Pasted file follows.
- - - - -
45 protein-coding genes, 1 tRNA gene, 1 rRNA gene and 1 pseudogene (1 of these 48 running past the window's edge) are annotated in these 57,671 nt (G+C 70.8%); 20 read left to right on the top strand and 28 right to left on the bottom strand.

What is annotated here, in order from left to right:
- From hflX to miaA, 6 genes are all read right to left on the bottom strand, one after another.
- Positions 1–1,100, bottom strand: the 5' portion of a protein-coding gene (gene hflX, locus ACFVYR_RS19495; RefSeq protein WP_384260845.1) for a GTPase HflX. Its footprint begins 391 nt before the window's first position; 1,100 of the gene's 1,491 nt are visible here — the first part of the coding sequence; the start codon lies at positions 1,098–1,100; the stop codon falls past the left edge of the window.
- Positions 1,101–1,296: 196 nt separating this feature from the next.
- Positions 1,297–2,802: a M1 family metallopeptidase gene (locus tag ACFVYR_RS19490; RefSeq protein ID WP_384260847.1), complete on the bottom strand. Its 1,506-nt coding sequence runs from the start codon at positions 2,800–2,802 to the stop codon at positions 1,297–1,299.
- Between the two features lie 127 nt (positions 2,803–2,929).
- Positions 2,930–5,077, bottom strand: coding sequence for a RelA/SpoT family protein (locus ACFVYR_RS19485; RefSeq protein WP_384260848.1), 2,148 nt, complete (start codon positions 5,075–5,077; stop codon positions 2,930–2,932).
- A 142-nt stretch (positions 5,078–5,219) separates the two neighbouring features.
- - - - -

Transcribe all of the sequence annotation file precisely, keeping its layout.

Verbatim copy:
45 protein-coding genes, 1 tRNA gene, 1 rRNA gene and 1 pseudogene (1 of these 48 running past the window's edge) are annotated in these 57,671 nt (G+C 70.8%); 20 read left to right on the top strand and 28 right to left on the bottom strand.

What is annotated here, in order from left to right:
- From hflX to miaA, 6 genes are all read right to left on the bottom strand, one after another.
- Positions 1–1,100, bottom strand: the 5' portion of a protein-coding gene (gene hflX, locus ACFVYR_RS19495; RefSeq protein WP_384260845.1) for a GTPase HflX. Its footprint begins 391 nt before the window's first position; 1,100 of the gene's 1,491 nt are visible here — the first part of the coding sequence; the start codon lies at positions 1,098–1,100; the stop codon falls past the left edge of the window.
- Positions 1,101–1,296: 196 nt separating this feature from the next.
- Positions 1,297–2,802: a M1 family metallopeptidase gene (locus tag ACFVYR_RS19490; RefSeq protein ID WP_384260847.1), complete on the bottom strand. Its 1,506-nt coding sequence runs from the start codon at positions 2,800–2,802 to the stop codon at positions 1,297–1,299.
- Between the two features lie 127 nt (positions 2,803–2,929).
- Positions 2,930–5,077, bottom strand: coding sequence for a RelA/SpoT family protein (locus ACFVYR_RS19485; RefSeq protein WP_384260848.1), 2,148 nt, complete (start codon positions 5,075–5,077; stop codon positions 2,930–2,932).
- A 142-nt stretch (positions 5,078–5,219) separates the two neighbouring features.